What is telehealth? Is it a good fit for you?
The COVID Pandemic caused many shifts in the way our society operated. Restaurants more widely offered curbside pick-up, working from home became the new normal, and professionals were forced to change the way they delivered services to their clients.
Mental Health professionals also had to shift the way they were delivering services. This shift included utilizing telehealth in order to provide services from a safe distance. This allowed clients to continue meeting with their providers from the safety of their own home.
Telehealth services have been around for a long time but were not widely used because face-to-face services were generally preferred by both clients and practitioners. However, when face-to-face services were no longer the safer option, telehealth offered a much-needed alternative.
You might be asking “what in the world is telehealth?” Or “Is this something I should be using?”
Look no further! Jennifer Sommer, Ph.D., a clinician here at Carolina Psychological Associates, has offered some great insight on telehealth below.
What is telehealth?
Telehealth, sometimes referred to as telemedicine, is the practice of healthcare that is delivered electronically by telephone or through an interactive video platform. Carolina Psychological Associates uses Doxy.me, an online service that allows us to see our clients remotely while still providing the same confidentiality and quality of care.
How long have you been providing telehealth services?
Prior to the pandemic, teletherapy was becoming more well-known and accepted by psychologists as it was particularly helpful for people living in remote areas where it was difficult to find a mental health provider. Nevertheless, many therapists did not conduct teletherapy on a regular basis. I had not used telehealth before, but my experience with it over the past fifteen months has opened my eyes to its benefits, both for the client and clinician.
What were your initial thoughts about telehealth? Why?
During my training as a psychologist, we were told about the possible disadvantages of telehealth, and it has only been in recent years that it has gained popularity. Potential concerns I had included not being able to build a connection with clients as well, difficulty noticing client’s nonverbal communication, clients minimizing their difficulties, or therapeutic approaches being less effective.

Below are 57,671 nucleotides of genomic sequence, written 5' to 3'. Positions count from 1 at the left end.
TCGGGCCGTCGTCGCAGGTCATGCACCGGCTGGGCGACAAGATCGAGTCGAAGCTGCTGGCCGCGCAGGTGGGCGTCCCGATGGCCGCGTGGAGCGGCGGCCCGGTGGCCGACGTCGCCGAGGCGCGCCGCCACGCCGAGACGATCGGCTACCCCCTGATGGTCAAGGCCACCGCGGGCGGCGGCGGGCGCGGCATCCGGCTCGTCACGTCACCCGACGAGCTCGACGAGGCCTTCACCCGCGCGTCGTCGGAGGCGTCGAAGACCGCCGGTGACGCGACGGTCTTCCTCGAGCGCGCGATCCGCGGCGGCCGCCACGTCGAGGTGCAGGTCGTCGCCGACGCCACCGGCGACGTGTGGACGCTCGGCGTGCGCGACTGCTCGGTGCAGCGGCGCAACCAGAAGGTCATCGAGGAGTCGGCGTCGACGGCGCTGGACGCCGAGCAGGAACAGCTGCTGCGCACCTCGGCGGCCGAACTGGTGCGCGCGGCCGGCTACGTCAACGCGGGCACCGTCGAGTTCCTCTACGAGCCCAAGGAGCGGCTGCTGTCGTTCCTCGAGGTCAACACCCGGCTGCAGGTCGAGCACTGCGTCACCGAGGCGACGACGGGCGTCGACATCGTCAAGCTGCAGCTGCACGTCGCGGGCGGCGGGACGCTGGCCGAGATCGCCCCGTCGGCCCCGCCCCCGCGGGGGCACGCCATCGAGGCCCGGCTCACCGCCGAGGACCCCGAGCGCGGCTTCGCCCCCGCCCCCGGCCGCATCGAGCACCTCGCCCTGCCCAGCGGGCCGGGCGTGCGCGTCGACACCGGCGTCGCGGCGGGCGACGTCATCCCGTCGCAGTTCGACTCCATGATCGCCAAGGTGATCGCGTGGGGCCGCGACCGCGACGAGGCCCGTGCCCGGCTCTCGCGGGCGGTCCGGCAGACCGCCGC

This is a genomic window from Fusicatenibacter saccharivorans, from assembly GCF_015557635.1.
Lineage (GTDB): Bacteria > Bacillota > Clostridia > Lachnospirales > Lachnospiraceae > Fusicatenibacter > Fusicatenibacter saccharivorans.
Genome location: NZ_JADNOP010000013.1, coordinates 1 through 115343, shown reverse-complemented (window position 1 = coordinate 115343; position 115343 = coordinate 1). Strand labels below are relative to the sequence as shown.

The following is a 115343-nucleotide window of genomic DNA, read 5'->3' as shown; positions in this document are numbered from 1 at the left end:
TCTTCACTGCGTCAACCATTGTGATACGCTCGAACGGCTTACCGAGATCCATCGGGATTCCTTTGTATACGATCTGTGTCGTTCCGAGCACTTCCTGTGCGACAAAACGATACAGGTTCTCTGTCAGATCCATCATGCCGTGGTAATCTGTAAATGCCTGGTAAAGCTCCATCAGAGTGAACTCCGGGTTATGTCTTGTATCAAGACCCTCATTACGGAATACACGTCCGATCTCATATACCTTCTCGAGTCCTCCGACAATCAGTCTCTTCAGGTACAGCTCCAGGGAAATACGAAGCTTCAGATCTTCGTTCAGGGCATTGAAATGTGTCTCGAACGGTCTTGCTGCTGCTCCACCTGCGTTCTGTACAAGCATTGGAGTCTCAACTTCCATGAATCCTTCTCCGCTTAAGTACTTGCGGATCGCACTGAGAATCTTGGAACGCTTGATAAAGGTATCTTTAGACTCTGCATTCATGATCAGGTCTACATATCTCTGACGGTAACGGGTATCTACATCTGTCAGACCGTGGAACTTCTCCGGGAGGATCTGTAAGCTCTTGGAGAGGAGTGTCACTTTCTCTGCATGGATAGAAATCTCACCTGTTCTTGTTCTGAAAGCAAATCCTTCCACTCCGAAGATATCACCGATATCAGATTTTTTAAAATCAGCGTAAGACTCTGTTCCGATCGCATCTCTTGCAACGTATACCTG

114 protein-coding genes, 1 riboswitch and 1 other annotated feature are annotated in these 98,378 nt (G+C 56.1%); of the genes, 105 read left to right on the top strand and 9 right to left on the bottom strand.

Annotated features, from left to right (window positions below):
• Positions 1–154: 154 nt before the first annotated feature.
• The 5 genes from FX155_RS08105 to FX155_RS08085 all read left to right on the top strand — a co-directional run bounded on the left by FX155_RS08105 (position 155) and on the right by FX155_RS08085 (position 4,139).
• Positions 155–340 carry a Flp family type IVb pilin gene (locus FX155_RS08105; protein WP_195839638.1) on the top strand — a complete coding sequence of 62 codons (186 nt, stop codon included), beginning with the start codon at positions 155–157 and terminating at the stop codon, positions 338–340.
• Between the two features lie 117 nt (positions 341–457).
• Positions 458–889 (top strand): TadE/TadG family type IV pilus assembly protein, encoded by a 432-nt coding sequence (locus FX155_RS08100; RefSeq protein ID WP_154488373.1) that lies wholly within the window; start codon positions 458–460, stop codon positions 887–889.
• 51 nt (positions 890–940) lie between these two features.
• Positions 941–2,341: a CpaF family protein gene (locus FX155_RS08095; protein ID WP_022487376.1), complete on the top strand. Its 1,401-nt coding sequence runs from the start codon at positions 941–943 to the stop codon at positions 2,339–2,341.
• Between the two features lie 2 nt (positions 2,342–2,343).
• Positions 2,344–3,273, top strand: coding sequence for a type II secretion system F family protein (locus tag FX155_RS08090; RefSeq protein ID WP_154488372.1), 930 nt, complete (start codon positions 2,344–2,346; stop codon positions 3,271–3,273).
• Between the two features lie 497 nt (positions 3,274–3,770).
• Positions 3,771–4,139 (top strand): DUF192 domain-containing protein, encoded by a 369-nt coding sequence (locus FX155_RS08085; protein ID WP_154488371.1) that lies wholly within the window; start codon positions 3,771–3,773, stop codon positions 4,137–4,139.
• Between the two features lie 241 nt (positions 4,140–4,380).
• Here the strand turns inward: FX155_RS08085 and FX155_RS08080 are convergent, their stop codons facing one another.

Have your opinions of it changed? If so, what are some positives of telehealth services that you’ve seen?
My opinion of telehealth has changed dramatically, and I appreciate the multitude of benefits. Most importantly, the research shows that clients and clinicians are still able to establish the same quality working relationship and the strategies used appear to be equally effective when engaging in telehealth. Of additional benefit, many clients report it is easier to schedule and keep appointments, that they feel more comfortable talking in their own spaces, and that they are better able to access specialized care from providers who may not practice locally. Because of the success of telehealth during the pandemic, many providers are contacting their general assemblies in hopes that laws will be passed to increase access to telehealth and to ensure insurance reimbursement even beyond the pandemic.
What are some drawback/negatives about providing telehealth services?
I have not experienced many drawbacks to providing telehealth that cannot be overcome. One challenge occurs when either the client or clinician experiences a technological issue. Thankfully, telehealth can be conducted using many devices (e.g., a cell phone, tablet, or computer), as well as by telephone. Although I assumed some clients would find it difficult to participate in the session from a confidential location that has not yet been an issue. You would be surprised by the creative places that clients have decided to meet with me including homes, offices, cars, hammocks, even tree houses! I have even been introduced to beloved household pets.
Who in your mind is the “best fit” for using telehealth services? Why?
Optimally, telehealth seems to be the best fit for clients who feel that they are as able to participate in the virtual session as they would in-person. Initially, I thought telehealth would work best with clients I had already established an in-person working relationship with prior to the pandemic but it was equally as effective when meeting new clients. The largest caveat is that I would not recommend telehealth for someone who is experiencing a mental health crisis as it is easier to discuss safety plans and supports when meeting face to face.
How has telehealth impacted your practice throughout the pandemic?
It has allowed me to meet with people across the state, as well as to provide ongoing services to clients who have recently moved. It has also enabled me to meet with clients during times that I would not typically be able to conduct an in-person appointment. As a former skeptic of telehealth, I hope that other providers and clients will consider its use as it allows us to provide a broader range of services, while affording clients the flexibility, comfort, and confidentiality they deserve.
Jennifer Sommer Ph.D. sees children, adolescents, and adults here at Carolina Psychological Associates. She is a clinical psychologist who specializes in comprehensive assessments and treatments for individuals with Attention-Deficit/Hyperactivity Disorder (ADHD). Prior to joining Carolina Psychological Associates, Jennifer worked at a clinic specializing in ADHD. She has experience directing treatment and research programs for children with ADHD and other social, emotional behavioral and learning difficulties. Jennifer also has interests in family and parenting issues, children’s behavioral concerns, learning disorders and giftedness, anxiety, and adjustment issues.